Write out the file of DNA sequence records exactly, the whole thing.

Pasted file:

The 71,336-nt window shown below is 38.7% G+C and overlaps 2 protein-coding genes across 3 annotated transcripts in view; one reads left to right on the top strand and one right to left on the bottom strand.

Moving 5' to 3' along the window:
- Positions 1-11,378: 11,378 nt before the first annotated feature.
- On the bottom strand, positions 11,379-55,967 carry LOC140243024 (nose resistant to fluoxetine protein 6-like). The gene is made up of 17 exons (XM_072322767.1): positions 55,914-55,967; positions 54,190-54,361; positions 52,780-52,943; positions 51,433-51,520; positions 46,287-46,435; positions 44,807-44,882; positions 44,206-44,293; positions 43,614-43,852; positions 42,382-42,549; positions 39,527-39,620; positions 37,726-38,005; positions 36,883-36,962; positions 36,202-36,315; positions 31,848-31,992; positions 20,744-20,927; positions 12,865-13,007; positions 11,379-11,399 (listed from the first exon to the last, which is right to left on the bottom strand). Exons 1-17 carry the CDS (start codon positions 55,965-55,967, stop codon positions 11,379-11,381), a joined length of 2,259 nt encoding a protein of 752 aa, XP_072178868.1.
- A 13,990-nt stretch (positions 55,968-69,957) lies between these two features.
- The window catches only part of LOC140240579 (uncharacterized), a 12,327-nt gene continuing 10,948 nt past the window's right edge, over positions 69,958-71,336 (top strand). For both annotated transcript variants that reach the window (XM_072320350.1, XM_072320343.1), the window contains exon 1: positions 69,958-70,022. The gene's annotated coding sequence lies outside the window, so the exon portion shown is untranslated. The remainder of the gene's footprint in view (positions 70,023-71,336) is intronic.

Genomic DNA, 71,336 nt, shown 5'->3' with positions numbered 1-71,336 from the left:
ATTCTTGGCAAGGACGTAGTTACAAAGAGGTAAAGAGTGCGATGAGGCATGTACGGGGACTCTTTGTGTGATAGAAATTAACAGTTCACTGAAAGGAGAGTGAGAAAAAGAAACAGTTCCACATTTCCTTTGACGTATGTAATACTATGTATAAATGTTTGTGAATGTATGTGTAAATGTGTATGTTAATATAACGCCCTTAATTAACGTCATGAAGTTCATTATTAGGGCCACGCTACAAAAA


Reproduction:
The 71,336-nt window shown below is 38.7% G+C and overlaps 2 protein-coding genes across 3 annotated transcripts in view; one reads left to right on the top strand and one right to left on the bottom strand.

Moving 5' to 3' along the window:
- Positions 1-11,378: 11,378 nt before the first annotated feature.
- On the bottom strand, positions 11,379-55,967 carry LOC140243024 (nose resistant to fluoxetine protein 6-like). The gene is made up of 17 exons (XM_072322767.1): positions 55,914-55,967; positions 54,190-54,361; positions 52,780-52,943; positions 51,433-51,520; positions 46,287-46,435; positions 44,807-44,882; positions 44,206-44,293; positions 43,614-43,852; positions 42,382-42,549; positions 39,527-39,620; positions 37,726-38,005; positions 36,883-36,962; positions 36,202-36,315; positions 31,848-31,992; positions 20,744-20,927; positions 12,865-13,007; positions 11,379-11,399 (listed from the first exon to the last, which is right to left on the bottom strand). Exons 1-17 carry the CDS (start codon positions 55,965-55,967, stop codon positions 11,379-11,381), a joined length of 2,259 nt encoding a protein of 752 aa, XP_072178868.1.
- A 13,990-nt stretch (positions 55,968-69,957) lies between these two features.
- The window catches only part of LOC140240579 (uncharacterized), a 12,327-nt gene continuing 10,948 nt past the window's right edge, over positions 69,958-71,336 (top strand). For both annotated transcript variants that reach the window (XM_072320350.1, XM_072320343.1), the window contains exon 1: positions 69,958-70,022. The gene's annotated coding sequence lies outside the window, so the exon portion shown is untranslated. The remainder of the gene's footprint in view (positions 70,023-71,336) is intronic.

Genomic DNA, 71,336 nt, shown 5'->3' with positions numbered 1-71,336 from the left:
ATTCTTGGCAAGGACGTAGTTACAAAGAGGTAAAGAGTGCGATGAGGCATGTACGGGGACTCTTTGTGTGATAGAAATTAACAGTTCACTGAAAGGAGAGTGAGAAAAAGAAACAGTTCCACATTTCCTTTGACGTATGTAATACTATGTATAAATGTTTGTGAATGTATGTGTAAATGTGTATGTTAATATAACGCCCTTAATTAACGTCATGAAGTTCATTATTAGGGCCACGCTACAAAAA